Many hate that the film is viewed as a feminist film, but I don’t understand what is NOT feminist about this film. If you have a low IQ, sure, you might see Marie as vapid and submissive, but those of us who think on a daily basis (!!) can see where Coppola was going with this. Marie is a victim of the society into which she was born, and most women of that time did not have a strong voice. When she is eating bon-bons and joyously poring over dresses and shoes, I view this as her way of thumbing her nose at all of those who believe she should behave a certain way or should maintain a particular facade of grace when out among her people. She can’t really stand or respect the people around whom she must live her life, so why not enjoy the extravagances offered up to her, in an effort to be a kid again, and to rebel? Why not play the role that has been thrust upon her to the hilt?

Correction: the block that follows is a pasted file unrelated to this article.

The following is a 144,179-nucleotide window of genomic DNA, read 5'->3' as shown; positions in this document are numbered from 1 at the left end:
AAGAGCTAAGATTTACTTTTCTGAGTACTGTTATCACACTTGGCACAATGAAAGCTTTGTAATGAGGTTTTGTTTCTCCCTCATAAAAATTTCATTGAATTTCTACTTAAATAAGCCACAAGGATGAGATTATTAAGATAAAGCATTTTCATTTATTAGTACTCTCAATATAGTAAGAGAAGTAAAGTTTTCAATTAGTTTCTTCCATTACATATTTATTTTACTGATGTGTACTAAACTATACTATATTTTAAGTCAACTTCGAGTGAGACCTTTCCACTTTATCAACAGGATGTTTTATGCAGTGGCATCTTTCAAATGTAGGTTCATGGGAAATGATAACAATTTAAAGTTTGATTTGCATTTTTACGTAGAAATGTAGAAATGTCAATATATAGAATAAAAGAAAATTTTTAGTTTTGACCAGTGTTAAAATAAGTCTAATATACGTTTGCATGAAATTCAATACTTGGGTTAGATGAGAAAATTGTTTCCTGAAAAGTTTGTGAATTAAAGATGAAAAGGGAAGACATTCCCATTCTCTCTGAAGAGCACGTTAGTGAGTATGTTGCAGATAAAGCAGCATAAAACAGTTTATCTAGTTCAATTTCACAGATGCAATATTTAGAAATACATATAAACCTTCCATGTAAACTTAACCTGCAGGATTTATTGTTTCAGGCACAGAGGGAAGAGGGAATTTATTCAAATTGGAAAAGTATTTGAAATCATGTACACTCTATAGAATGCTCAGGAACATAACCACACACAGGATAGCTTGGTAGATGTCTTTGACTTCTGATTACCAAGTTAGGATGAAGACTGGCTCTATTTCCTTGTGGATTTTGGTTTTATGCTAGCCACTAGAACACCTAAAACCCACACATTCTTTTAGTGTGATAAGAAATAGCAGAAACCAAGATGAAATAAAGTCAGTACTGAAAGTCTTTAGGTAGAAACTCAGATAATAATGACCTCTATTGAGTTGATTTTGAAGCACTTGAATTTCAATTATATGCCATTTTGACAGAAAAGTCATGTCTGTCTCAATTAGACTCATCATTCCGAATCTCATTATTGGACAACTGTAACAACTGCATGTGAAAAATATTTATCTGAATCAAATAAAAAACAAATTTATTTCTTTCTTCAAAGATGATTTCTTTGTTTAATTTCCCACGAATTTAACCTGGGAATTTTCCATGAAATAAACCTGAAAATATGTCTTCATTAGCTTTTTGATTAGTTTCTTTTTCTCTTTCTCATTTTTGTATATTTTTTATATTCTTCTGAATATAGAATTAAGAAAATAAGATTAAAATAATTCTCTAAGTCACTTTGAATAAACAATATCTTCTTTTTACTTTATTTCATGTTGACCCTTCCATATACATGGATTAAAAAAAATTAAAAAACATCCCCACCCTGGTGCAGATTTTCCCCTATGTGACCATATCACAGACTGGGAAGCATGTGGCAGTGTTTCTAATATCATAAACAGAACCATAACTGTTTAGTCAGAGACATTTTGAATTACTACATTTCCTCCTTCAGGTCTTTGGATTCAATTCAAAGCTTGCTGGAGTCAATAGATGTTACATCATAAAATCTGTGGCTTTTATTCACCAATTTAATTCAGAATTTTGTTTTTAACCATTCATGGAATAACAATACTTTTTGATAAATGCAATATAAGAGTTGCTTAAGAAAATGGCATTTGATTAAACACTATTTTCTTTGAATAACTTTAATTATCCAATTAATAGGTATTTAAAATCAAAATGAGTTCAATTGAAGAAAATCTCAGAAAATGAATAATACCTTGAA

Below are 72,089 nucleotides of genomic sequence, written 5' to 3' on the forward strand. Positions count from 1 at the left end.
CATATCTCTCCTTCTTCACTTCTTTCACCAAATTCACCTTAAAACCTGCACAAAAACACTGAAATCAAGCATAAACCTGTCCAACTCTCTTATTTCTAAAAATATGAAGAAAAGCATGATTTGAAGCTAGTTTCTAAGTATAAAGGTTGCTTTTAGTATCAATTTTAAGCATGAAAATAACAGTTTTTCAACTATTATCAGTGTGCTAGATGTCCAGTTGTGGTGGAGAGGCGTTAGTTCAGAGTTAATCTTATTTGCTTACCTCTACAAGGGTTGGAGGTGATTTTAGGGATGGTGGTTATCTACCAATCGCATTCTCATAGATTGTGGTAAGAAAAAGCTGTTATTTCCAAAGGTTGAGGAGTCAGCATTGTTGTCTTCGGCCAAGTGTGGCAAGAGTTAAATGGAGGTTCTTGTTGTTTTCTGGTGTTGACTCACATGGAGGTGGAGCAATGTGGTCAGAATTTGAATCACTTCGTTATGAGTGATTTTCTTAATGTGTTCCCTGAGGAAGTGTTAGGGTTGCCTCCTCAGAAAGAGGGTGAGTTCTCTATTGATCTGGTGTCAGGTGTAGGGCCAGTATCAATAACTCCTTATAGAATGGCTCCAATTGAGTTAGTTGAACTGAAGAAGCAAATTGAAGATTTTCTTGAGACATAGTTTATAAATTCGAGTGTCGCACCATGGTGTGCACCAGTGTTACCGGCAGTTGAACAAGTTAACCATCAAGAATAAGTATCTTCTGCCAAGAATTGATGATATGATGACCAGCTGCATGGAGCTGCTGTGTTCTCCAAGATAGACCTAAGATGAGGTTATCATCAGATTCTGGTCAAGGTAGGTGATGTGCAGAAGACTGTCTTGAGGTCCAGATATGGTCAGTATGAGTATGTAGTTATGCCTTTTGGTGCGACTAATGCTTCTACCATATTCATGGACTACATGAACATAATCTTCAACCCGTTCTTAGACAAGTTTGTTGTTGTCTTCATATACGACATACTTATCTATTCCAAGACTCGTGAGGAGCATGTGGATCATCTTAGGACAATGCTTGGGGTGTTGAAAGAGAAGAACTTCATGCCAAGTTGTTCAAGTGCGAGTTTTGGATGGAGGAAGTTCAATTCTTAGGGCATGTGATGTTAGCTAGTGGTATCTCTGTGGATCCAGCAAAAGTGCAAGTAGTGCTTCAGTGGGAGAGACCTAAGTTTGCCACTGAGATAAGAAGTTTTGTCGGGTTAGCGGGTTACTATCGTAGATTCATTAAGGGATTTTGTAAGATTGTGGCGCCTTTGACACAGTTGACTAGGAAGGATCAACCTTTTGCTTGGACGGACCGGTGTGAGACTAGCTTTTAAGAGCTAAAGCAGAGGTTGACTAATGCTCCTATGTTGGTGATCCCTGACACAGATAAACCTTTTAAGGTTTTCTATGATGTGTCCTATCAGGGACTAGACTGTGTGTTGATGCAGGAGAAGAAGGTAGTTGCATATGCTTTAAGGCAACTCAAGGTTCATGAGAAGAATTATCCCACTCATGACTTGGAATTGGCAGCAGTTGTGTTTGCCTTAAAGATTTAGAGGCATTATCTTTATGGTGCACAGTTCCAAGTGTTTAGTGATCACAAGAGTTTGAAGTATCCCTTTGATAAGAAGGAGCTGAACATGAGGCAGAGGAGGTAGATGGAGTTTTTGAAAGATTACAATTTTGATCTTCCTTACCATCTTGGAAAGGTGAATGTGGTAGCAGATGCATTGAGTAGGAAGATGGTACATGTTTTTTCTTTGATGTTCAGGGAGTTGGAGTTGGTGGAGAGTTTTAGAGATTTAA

Marie is a stranger in a strange land, where customs and society’s mores are much different from all that she has known thus far. She is young and goes into her marriage with a positive outlook, secretly hoping to find the love and devotion, and definitely the passion, that every girl dreams of. When she is ignored and shunned, used only for her child-bearing capabilities, she puts her big-girl pants on and takes charge of her own life. She sets about becoming more and more outrageous, going against everything that is expected of her.
Is the film historically accurate? Absolutely not–and it doesn’t claim to be. The accents are all over the place; great liberties are taken with the facts; and speculations abound. This is just a film – about a girl. Kirsten Dunst is fantastic in the lead role–I can’t imagine anyone else as Marie Antoinette after seeing this. If you have any preconceived notions about this film, check them at the door and rent this . . . I think you might be surprised.